First off, it is important to note that supply chain attacks like Sunburst are rare. The vast majority of cyber attacks against both public and private organizations still come directly to the target organization through more common means that leverage weaknesses and gaps in common cyber hygiene. It is also important to realize that the very nature of how the Solar Winds Orion product works would have made it nearly impossible to neutralize the effects of this type of attack before it was detected. Finally, combating the ever-changing tactics of APT actors is incredibly difficult. Even with massive resources, governments, large companies, and intelligence organizations are still playing a cat and mouse game with the APT threat actors every single day and sometimes, like in this case, they come up short.
With that said, organizations of all size must identify and address the risk posed by supply chain attacks. Now more than ever, it is important for organizations to take inventory of systems, tools, and data and begin examining this inventory in terms of the risk it poses to the organization. It is especially important to examine our IT management tools, that although provide benefits to managing infrastructure more efficiently, also present attackers with the keys to the kingdom when compromised.
We must also demand more of our vendors and indeed some are heeding the call. Undoubtedly this incident will be analyzed thoroughly, and any shortcomings of Solar Winds will be brought to light and addressed, just as they are any time a breach of this magnitude is discovered. However, simply demanding that vendors meet arbitrary cybersecurity audit standards doesn’t appear to be slowing the rising tide of threat actors. Something must be done to measure real cybersecurity maturity within an organization. For that we must look to the folks writing the standards and assessing these vendors to look beyond the audit checkmark. Cybersecurity maturity and hygiene must be examined holistically, in context with risk and the culture within the organization if we have any chance at stopping these threats in the future.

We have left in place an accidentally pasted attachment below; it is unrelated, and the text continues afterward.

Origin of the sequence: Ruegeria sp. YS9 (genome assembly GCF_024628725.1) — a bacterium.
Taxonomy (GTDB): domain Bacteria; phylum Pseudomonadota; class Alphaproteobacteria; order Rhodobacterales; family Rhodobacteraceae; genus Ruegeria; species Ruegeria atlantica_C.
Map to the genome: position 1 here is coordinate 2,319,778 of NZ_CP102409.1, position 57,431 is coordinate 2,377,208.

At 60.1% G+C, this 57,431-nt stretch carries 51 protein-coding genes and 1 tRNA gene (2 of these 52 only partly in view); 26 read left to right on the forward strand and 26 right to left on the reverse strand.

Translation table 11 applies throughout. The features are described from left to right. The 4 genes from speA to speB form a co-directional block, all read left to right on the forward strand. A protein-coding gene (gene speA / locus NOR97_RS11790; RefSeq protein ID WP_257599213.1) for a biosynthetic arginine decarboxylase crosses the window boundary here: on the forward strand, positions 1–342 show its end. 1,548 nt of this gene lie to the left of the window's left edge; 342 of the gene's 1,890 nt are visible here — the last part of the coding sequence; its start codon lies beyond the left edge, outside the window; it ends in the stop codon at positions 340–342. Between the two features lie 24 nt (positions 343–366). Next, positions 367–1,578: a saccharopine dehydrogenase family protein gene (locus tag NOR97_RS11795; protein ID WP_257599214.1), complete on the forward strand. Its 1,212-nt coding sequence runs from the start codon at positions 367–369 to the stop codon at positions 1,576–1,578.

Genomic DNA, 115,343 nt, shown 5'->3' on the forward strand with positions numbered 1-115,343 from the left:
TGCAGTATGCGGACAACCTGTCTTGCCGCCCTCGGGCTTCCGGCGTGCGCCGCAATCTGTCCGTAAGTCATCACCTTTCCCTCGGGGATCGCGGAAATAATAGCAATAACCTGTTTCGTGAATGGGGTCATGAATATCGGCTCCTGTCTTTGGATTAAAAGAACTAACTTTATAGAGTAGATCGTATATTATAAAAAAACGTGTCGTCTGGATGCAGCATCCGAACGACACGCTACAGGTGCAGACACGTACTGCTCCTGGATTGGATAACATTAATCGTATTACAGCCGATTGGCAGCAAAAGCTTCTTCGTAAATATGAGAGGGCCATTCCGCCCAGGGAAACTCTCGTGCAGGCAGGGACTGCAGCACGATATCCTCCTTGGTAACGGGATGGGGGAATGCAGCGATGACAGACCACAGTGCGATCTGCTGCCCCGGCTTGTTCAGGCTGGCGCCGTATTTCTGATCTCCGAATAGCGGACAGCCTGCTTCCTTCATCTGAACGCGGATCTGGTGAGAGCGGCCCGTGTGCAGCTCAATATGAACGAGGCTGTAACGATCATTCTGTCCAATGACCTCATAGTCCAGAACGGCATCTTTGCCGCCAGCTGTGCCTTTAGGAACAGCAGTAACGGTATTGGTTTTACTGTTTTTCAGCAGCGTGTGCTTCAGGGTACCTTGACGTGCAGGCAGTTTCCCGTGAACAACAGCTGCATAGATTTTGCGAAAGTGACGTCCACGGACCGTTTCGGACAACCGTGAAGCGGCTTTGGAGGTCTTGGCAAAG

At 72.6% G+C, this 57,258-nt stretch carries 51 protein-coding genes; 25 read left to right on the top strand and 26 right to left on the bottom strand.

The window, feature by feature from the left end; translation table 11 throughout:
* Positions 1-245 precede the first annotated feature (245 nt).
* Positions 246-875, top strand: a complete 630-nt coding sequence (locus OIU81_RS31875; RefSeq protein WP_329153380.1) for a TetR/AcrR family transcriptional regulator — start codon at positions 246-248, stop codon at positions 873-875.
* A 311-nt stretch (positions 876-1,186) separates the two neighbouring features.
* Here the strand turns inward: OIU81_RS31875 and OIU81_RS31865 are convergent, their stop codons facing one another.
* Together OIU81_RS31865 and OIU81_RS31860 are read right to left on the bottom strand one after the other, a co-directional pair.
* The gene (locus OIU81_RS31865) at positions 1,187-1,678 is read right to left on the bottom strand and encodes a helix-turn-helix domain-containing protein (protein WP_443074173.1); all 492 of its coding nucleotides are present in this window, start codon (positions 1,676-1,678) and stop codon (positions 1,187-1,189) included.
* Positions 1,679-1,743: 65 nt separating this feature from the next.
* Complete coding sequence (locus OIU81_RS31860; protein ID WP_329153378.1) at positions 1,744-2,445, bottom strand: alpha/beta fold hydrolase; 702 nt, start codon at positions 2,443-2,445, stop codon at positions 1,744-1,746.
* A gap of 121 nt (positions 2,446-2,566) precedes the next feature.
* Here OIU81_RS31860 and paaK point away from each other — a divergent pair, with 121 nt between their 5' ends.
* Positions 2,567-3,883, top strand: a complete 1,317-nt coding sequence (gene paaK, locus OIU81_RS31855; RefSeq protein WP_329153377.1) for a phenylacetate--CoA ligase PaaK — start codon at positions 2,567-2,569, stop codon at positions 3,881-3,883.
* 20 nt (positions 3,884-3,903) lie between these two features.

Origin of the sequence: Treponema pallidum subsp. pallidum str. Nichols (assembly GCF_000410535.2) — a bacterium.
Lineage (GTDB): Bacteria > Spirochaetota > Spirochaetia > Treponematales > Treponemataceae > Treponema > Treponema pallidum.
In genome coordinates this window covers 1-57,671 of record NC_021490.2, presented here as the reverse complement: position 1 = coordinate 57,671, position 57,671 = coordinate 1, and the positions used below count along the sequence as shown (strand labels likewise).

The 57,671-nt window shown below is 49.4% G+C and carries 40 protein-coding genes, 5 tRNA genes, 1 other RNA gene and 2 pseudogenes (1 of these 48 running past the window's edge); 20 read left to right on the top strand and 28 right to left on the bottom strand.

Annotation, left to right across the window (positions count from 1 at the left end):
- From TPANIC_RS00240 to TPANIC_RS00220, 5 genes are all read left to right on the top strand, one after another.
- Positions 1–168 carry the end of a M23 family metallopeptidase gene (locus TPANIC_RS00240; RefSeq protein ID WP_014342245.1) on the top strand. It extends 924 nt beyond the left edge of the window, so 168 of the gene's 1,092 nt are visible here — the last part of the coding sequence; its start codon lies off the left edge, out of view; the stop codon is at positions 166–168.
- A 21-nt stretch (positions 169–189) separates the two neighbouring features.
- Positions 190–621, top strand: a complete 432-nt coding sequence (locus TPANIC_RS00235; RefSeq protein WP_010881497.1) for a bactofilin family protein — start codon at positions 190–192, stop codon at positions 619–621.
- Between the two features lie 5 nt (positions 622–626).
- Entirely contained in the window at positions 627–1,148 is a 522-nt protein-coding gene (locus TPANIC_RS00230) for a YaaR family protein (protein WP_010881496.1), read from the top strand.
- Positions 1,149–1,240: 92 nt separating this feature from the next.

Andrew “AJ” Jarrett is the Cyber Enterprise Program Manager at The TEEX Cyber Readiness Center where he regularly assists public and private organizations with developing cybersecurity programs. If you are interested in having your organization’s cybersecurity hygiene and risk evaluated holistically, click here to get in touch.